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"Lordosis affects horses of all breeds, and neither the early-onset variety nor the late-arriving form has any particular influence on horses' health or soundness. Swaybacked broodmares have no additional problems in conceiving, carrying or delivering their foals. Performance horses are not impaired to any significant degree by lordosis, though swaybacked racehorses aren't among the fleetest and affected show stock may have slightly altered gaits."

The Truth about Horse Swaybacks

I have no personal experience to share.

"There goes Earl!"
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post #8 of 13 Old 08-19-2013, 03:48 PM
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When we bought Jack the guy who delivered him (farrier from the barn I purchased Jack from) also brought another horse along for the ride.. Yep, not only was he a farrier but a horse trader as well. Anyway after he took Jack off the trailer he then pulled an old, white, terrible swaybacked horse out. I said, now I told you we did not want another horse at this time... Well, he said, I just brought him to ride along with Jack. Do you mind if I throw my saddle on him and check out your property. We said, sure, go ahead. Well he rode that horse around my place and then returned and asked if I wanted to take him for a spin. Of course I could not turn that down so off I went. OMG... he was awesome. A very forward horse who neck reined like a dream. He was an Appy with an indian shuffle and a lope to die for. Coggins said he was 22. His ride was great but I was concerned about his back and his age. Being the "horse trader" that R was he ended up leaving Chief with us to try out. Had the Vet out. He said back would be no problem and we could expect 1-5 years depending on how old he actually was. Well after riding him a few times we decided to go ahead and get him for company for Jack. It was the best decision I have ever made. No words to describe what a great horse. Neither his age or his sway back ever slowed him down. On the ground he seemed like a sweet old man but the minute he was tacked up he was a different horse. Head held high, prancing..He always wanted to go, could run like the wind, beat my 8 year old on barrels, trail blazed threw anything, and even did some jumping. We had 10 wonderful years with him and he never had any physical problems. Sadly he lost most of his teeth even with regular floating. He died of choke at 33+ last year. Vet could not get it loose and suggested that he likely had a tumor
. It was devastating but I would not have missed out on him for the world..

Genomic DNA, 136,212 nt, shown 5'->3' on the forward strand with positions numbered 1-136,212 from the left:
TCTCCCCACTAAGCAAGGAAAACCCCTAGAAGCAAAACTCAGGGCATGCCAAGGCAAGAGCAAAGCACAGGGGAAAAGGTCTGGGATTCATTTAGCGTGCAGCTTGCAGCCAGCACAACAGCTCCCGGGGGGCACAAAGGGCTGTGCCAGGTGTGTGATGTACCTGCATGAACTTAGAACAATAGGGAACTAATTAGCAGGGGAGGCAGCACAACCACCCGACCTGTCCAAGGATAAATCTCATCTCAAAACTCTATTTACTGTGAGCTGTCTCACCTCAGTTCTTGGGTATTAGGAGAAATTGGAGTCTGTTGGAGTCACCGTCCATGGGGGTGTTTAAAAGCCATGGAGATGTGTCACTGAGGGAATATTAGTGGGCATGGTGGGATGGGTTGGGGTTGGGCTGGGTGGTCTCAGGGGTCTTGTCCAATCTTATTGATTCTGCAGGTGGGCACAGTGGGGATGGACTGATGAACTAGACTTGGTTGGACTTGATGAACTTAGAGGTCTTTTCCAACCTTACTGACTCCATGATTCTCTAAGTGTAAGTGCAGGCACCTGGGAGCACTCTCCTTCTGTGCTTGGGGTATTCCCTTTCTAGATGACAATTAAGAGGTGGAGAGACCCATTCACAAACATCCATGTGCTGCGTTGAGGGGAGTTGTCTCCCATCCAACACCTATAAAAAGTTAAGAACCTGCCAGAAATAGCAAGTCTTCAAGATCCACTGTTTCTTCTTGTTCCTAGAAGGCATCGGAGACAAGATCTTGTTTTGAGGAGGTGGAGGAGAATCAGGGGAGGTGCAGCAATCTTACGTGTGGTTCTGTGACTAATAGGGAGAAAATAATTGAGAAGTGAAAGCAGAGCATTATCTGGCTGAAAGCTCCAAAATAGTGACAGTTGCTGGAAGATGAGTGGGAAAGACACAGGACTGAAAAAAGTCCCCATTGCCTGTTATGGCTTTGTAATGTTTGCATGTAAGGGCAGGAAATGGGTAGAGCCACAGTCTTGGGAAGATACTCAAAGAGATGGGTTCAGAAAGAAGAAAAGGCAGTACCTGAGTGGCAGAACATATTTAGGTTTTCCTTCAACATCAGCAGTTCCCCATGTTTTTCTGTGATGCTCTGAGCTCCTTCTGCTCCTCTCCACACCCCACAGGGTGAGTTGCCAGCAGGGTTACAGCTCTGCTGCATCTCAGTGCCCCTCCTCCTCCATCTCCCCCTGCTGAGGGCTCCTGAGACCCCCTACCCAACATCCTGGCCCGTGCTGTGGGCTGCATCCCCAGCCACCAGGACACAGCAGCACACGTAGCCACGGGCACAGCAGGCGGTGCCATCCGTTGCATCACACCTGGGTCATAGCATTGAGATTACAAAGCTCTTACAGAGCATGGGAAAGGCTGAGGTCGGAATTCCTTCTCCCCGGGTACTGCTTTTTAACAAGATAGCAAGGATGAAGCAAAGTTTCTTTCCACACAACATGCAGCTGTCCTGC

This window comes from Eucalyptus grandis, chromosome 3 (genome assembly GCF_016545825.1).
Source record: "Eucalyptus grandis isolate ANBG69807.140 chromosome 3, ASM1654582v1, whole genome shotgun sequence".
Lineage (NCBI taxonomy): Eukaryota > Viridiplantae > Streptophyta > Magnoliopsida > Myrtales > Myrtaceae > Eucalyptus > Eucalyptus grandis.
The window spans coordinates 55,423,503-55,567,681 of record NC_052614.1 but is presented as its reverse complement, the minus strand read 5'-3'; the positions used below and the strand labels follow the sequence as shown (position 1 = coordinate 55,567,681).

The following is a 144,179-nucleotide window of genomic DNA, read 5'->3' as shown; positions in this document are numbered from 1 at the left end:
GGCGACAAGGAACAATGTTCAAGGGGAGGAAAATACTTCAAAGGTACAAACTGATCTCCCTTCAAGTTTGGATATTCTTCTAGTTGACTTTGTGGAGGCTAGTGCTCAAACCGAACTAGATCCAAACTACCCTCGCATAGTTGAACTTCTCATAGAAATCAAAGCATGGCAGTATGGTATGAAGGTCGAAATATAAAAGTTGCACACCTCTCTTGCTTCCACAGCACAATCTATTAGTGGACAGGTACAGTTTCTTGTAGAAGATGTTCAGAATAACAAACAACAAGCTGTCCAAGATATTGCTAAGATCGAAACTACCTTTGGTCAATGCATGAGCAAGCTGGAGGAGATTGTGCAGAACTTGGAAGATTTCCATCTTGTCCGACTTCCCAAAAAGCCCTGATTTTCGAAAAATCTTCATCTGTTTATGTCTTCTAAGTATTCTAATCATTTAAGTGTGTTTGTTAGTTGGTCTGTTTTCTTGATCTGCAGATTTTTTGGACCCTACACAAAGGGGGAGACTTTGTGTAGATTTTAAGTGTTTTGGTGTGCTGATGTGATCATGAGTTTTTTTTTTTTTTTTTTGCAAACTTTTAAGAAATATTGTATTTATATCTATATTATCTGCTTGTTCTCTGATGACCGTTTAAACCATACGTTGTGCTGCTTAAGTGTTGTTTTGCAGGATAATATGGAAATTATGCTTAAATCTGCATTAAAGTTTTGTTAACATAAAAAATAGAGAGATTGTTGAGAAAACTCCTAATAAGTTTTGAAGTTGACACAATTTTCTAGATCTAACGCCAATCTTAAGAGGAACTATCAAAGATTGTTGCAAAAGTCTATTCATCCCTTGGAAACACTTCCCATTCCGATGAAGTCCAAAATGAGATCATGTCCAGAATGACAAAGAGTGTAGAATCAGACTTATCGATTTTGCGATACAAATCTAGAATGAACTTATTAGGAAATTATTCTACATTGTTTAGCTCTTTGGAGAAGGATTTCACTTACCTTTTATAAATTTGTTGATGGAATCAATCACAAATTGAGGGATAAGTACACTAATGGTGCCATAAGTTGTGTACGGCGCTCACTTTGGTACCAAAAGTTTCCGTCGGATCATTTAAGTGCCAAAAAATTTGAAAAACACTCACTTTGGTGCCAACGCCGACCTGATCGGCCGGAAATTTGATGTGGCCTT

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post #9 of 13 Old 08-19-2013, 03:52 PM
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I ride/exercise an Oldenberg with a pretty severe swayback. He is not really effected by the flaw, but I have noticed that it gets worse when he is out of work. When his back muscles weaken, his gaits get pretty choppy and hard to ride. With some excercise and conditioning, it usually improves again. Just make sure to keep his top line as muscular and built as you can. His really seems to affect his shoulder action when he is out of shape.
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post #10 of 13 Old 08-19-2013, 04:05 PM
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My 28 year old mare has a very slight, probably mostly age-related, sway [she has a long back and a weak loin connection - a sway was inevitable] and I can guarantee you that it makes her uncomfortable at times.

She can handle short bareback rides but anything longer than about 15 minutes and she starts fussing for her rider to get off.
Saddle fit is a real issue. Her sway is extremely mild, yet I haven't found a saddle that doesn't bridge. With a little extra padding, she's fine...but still. And after longer rides [2+hrs], her back is usually always mildly sensitive...so I try to avoid riding her for really long periods.

Thanks to her back, she also has a weight limit of about 150-160lbs. She just can't handle more than that.

Anyway, all I'm saying is that that sway IS going to catch up to this guy sooner rather than later. I got my girl at 23, only 7 years older than your guy, and all of that^ was as true then as it is now - and she had been fully retired since age 11!!
I love my mare more than anything and I would bring her home again, sway or no, but a sway isn't something to take lightly.

Here's a picture, so you can see jut how mild it is! Mild but so frustrating. Haha




Good luck. Personality-wise, he sounds wonderful!!